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CHARACTERISTICS OF GERMAN SUBMARINES
Torpedoes may be fired from a depth of 200 feet.
(This is a reasoned conclusion of submarine observers.)
It has heretofore not been necessary to fire from deep submergence.
Italian torpedoes have similar characteristics.
A total of 10 T-type or 15 S-type mines could be carried in the tubes.
Guns can be fired in a moderate sea. To date they have only been used against merchantmen inside of about 3,000 yards.
It is believed they have the best grade binoculars mounted on some kind of an azimuth circle and used as a simple torpedo director. This arrangement is considered to be simple and excellent for night surface firing.
Their periscopes are especially fine. The periscope used for attack is very thin, 1¼ inch in diameter and can be expected to leave little or no wake at slow speed. The periscope used for searching is thicker, 4 inches in diameter. There is reason to believe an altiscope has been incorporated in the design of their periscope for use in searching overhead.
U-BOAT AT PERISCOPE DEPTH
500 Ton -
Thin Periscope -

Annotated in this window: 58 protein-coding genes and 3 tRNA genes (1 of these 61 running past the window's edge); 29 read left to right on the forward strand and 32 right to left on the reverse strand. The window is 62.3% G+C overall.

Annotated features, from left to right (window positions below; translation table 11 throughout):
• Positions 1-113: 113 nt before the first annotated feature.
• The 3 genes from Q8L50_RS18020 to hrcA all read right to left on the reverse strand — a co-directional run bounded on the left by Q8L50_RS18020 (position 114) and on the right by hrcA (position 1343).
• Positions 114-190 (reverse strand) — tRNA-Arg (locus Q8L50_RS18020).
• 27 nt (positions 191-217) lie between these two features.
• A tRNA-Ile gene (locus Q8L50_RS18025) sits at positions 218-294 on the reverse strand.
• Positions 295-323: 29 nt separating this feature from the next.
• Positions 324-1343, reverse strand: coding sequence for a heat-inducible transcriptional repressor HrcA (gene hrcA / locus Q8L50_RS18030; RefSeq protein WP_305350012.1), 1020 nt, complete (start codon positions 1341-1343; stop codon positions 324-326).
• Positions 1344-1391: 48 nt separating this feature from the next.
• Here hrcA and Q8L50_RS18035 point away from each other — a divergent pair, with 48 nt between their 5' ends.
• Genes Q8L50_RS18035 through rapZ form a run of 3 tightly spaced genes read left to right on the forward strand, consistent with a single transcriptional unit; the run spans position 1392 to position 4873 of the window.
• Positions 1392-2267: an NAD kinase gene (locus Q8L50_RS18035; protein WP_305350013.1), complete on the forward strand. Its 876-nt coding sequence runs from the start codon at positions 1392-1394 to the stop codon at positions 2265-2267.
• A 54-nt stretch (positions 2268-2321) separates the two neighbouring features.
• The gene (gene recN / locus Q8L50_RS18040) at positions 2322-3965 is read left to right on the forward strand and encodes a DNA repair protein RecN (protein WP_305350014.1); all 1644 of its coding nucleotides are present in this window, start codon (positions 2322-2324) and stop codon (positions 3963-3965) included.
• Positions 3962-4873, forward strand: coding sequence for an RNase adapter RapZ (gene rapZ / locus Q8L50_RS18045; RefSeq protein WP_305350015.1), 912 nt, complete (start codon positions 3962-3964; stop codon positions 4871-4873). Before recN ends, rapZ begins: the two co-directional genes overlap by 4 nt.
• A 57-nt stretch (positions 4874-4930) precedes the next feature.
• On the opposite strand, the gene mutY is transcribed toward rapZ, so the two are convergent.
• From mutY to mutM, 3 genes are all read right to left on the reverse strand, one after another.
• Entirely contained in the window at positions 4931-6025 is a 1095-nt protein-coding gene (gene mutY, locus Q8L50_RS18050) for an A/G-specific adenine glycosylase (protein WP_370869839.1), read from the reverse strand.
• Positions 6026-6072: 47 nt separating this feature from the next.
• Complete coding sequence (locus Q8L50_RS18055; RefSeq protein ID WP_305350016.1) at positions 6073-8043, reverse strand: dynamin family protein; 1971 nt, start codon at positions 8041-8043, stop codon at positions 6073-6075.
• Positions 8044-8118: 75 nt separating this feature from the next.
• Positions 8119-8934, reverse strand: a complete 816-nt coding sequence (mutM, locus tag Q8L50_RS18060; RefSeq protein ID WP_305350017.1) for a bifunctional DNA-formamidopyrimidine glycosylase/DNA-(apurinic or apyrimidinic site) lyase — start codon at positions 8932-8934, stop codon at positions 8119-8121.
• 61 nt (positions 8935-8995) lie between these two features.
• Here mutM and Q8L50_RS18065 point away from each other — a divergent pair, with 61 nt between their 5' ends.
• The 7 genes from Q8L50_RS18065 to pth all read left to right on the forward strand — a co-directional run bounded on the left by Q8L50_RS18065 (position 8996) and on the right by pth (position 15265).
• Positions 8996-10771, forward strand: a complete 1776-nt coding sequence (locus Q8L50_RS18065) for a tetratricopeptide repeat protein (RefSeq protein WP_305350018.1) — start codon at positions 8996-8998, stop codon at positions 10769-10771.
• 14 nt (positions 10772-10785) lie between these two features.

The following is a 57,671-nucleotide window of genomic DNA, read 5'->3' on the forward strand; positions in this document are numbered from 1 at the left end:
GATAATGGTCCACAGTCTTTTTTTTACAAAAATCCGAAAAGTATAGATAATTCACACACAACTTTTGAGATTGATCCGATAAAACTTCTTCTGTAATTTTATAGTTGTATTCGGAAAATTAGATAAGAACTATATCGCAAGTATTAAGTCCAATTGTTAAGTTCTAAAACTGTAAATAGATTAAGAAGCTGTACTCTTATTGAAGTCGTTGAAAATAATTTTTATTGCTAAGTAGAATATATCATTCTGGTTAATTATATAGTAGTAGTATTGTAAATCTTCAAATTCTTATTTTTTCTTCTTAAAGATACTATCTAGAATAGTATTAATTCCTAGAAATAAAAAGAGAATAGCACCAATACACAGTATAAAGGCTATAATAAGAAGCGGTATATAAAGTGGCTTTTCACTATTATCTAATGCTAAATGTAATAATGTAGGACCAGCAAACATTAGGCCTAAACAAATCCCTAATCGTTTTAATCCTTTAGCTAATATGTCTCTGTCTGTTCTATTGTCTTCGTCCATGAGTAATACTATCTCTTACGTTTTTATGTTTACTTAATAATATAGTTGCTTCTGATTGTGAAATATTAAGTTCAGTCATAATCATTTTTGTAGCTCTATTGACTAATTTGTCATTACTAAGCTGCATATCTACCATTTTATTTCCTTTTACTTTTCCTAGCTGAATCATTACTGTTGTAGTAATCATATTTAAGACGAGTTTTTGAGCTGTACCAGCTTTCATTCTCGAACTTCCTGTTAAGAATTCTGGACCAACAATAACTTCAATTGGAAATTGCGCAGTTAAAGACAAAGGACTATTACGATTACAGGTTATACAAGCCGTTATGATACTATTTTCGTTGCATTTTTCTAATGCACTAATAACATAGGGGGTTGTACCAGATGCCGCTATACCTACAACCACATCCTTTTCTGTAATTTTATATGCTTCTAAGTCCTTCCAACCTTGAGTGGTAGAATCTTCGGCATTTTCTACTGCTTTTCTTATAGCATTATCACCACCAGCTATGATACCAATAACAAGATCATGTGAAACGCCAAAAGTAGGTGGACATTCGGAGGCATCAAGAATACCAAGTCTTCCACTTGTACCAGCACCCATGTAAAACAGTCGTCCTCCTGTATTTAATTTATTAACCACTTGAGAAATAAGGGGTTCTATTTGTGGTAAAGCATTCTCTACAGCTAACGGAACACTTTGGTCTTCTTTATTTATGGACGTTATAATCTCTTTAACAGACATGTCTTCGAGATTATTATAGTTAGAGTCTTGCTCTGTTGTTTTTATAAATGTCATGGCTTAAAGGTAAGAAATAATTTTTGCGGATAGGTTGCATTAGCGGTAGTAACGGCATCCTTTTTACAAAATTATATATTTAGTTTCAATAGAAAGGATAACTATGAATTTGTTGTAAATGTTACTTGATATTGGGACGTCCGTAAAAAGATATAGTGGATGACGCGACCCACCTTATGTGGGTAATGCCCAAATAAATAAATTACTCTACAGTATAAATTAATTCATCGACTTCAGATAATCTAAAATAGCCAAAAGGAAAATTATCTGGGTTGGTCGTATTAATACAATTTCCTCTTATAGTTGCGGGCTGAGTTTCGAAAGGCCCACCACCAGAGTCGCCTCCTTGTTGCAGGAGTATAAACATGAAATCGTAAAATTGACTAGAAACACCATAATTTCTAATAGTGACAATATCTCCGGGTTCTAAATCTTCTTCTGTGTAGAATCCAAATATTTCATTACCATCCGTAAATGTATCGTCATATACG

28½ feet to top of hull.
44 feet to bottom of hull.
Thick Periscope -
20 feet to top of hull.
35½ feet to bottom of hull.
750 Ton submarine may be a few feet deeper.
See C.B. 4002(N) series for latest information. This publication is corrected periodically as new information is obtained.
RADIO DIRECTION FINDERS
Probably can cover low and intermediate frequency bands.
ABILITY TO TAKE BEARINGS OF OUR ULTRA HIGH FREQUENCY TRARSMISSIONS (TBS)
There is no indication that they can take bearings of our ultra high frequency transmissions. It must be assummed they can hear such transmissions.
Sighting records of British Air Force indicate that German submarines are not yet equipped with radar. There are, however, indications that radar mounted on planes can be detected by U-boats.
German Underwater Sound Apparatus
SUBMERGED CRUISING RADIUS
Full Speed (7.44 kts.)
2 hours endurance
Economical Speed (1 shaft)(1.08 kts.)
70 hours endurance
RATE OF RISE
1½ feet per second
½ foot per second
Some German submarines are believed to be equipped with an apparatus for ejecting tablets of chemical substance with slight negative buoyancy, which while sinking slowly, create for a period of about six minutes a bubble screen comparable in size to a submarine target. The submarine may attempt to keep this screen between herself and the anti-submarine vessel. Any ship encountering at close range an echo with a change in pitch at the same time as a clear echo should be alert to change targets.